Hebgen Dam 953 cfs
Old Kirby Place 1030 cfs
Varney Bridge 1140 cfs
Lower Madison 1460 cfs
A lot has happened around the country and around the world since the last time I checked in. Obviously the COVID-19 virus has dictated much of our lives over the past couple of weeks. There are still things that are proceeding normally. That is always a welcome feeling in times of uncertainty.
A few things that have not changed recently include Springs march toward summer. We are still tying flies to fill boxes for the summer. Trout will still eat stoneflies and small nymphs this time of year. Gardens are getting planted and seeds are getting started. Montana gardens are waking up and we will see our first flowers in Montana gardens soon. Some already have a new splash of color from spring flowers and honestly I’m a little jealous of that. My tulips are still a couple weeks away from having flowers. Montana snow pack hasn’t changed much and thats a good thing for trout, farmers and anglers. For folks like myself this hunkering down thing we are doing is fairly routine and by no means a disruption to my daily life. I wish I could say that was true for many others. Unfortunately it is not.
I do not want to list all the things that have changed. I started to do that and began to get a bit depressed so I deleted all of it. Many of you are acutely aware of how much changed and do not need me as reminder. One more reason for this is that we are still in the beginning of this problem in the US and I do not know how much more will change. Likely a lot.
As for the fishing? Honestly, Its has been fairly busy out there. With the many out of school and out of work people right now fishing seems to be the thing to do. It looks a lot like late June on most weekends around the Madison River. Except it is the end of March. Much of the normal fare still works but it will not be surprising if fish wise up to certain things now that fishing pressure has increased significantly. Stonefly nymphs, midges, eggs, worms, and various streamers (some things don’t change) will still be the way to go until we start getting more consistent hatches a little later in the spring. Looking forward to seeing some BWOs, March Browns and Skwallas by mid to late April.
Much like everyone else around here in the guide and outfitter community I have lost all of my late March and April bookings and some into May. This comes as a hit but with broader perspective is not the time that makes or breaks many of us. Is it painful? Yes. Is it the end of the world? No. Our counterparts in the Florida Keys right now have lost the equivalent to our mid June through July. Let that soak in for a minute. Thats 40 to 65 days for many of them. Gone. I am not about to freak out about a dozen or so lost days at this point. I am also starting to see older clients cancel summer trips to err on the side of caution and I can’t blame them as COVID-19 is proving far more lethal for older Humans.
For personal reasons I have to be hyper cautious and so have been following the full quarantine guidance. With people eager to fish I want to thank all those for being patient and waiting a couple weeks to start fishing again. Some of these are summer folks and some are residents but all of them are important to our local economies.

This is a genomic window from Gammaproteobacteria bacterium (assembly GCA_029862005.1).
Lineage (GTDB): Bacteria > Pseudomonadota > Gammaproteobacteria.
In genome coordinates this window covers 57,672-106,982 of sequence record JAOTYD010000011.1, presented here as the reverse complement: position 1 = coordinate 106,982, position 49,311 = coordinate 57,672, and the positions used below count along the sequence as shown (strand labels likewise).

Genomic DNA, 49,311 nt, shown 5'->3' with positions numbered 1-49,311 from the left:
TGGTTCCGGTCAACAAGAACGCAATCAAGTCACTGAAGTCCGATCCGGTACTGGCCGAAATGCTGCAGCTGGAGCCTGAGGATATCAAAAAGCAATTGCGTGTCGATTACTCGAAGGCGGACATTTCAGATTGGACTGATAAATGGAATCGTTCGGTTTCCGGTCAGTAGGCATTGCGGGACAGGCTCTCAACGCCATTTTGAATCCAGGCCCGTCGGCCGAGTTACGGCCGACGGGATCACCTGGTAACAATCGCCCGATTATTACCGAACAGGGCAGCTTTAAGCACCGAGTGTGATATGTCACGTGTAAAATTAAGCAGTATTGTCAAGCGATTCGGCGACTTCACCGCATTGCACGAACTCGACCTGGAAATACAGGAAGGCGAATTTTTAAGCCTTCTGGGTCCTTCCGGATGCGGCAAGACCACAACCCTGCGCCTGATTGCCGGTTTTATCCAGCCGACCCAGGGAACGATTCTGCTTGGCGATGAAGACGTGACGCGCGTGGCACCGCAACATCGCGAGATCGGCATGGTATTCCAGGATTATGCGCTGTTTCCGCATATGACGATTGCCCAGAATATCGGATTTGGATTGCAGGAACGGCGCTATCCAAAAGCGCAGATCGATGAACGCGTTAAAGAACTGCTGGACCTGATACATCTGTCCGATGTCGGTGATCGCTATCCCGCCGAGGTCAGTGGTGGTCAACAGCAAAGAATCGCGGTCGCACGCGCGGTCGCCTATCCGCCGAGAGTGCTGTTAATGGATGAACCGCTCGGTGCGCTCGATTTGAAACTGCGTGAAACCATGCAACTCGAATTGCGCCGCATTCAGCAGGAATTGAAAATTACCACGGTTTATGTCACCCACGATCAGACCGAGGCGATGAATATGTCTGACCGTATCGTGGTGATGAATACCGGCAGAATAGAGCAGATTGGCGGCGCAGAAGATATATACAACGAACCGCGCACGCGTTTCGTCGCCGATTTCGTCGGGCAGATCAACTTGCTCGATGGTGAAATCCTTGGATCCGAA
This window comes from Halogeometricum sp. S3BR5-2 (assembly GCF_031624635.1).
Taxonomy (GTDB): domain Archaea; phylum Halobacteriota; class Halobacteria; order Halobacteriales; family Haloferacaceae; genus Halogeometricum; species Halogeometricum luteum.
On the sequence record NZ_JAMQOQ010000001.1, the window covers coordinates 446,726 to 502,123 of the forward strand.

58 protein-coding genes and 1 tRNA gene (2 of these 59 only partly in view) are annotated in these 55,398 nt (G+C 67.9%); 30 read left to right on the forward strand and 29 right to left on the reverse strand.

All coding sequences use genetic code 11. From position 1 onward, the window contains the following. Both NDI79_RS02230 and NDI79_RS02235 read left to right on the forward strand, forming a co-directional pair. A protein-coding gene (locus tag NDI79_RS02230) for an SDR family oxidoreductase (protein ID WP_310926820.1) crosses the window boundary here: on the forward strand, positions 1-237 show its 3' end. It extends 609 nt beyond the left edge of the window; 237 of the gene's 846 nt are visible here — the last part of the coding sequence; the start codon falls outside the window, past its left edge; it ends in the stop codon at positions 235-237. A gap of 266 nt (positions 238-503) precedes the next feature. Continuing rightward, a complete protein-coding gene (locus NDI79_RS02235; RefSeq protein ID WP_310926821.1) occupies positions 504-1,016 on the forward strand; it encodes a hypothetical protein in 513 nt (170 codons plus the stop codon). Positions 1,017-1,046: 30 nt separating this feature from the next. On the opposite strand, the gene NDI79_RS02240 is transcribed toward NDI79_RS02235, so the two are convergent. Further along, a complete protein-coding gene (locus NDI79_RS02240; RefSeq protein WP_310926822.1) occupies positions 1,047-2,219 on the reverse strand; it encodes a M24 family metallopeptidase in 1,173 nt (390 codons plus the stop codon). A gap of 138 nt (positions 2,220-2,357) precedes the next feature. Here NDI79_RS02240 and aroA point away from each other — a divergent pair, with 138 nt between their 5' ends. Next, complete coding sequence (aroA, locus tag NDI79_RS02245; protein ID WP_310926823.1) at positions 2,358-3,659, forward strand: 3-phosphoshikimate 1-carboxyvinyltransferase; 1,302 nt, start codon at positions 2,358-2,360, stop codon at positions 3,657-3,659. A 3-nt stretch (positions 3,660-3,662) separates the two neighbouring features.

I’m going touch on that last bit some. I am starting to see some “locals” post and otherwise say nasty things about non resident people showing up to stay in their homes and otherwise get away for a bit. Let us not forget that these are the same people that put food on many of our tables. Even you don’t deal with them directly by taking them fishing, serving them food, doing repairs or maintenance on homes that money still flows from my pocket to yours in a small community. Many people understand but ignorance abounds in times like these. Many of these people are our friends and our extended family and as such they should be treated like it. Does that mean we shouldn’t ask people traveling to self quarantine especially if coming from a high risk area? Absolutely not. Honesty and straight talk are needed. I would ask the same of my direct and immediate family at this point. It is what is are for the elderly of this community.
As I do start to take trips again in the future we will be doing our best to minimize transmission of COVID-19 through a wide variety of steps informed by current CDC guidelines. Many of these steps include ways to keep things sanitary and minimize our direct contact with clients. Both outfitting organizations MOGA and FOAM have had good thoughtful ideas on accomplishing this for future trips. It is also good to see this and more good ideas coming from the local fly shops like Madison River Fishing Co. as they have influence over many of our younger guides in the community and many of our non resident local anglers that are starting to show up. Thanks to everyone for being proactive.
I am going to refrain from diving more deeply into rant mode. I can do it, as there is lots to be said. But I will hold my tongue as this is not the place for it. For now.
Don’t forget to thank a store clerk, healthcare workers, truck drivers, farmers and ranchers over the coming weeks. These folks are helping keep food on shelves and on our tables and will fight to keep many Americans alive over the coming months.
Thank you and as always, keep your tip up!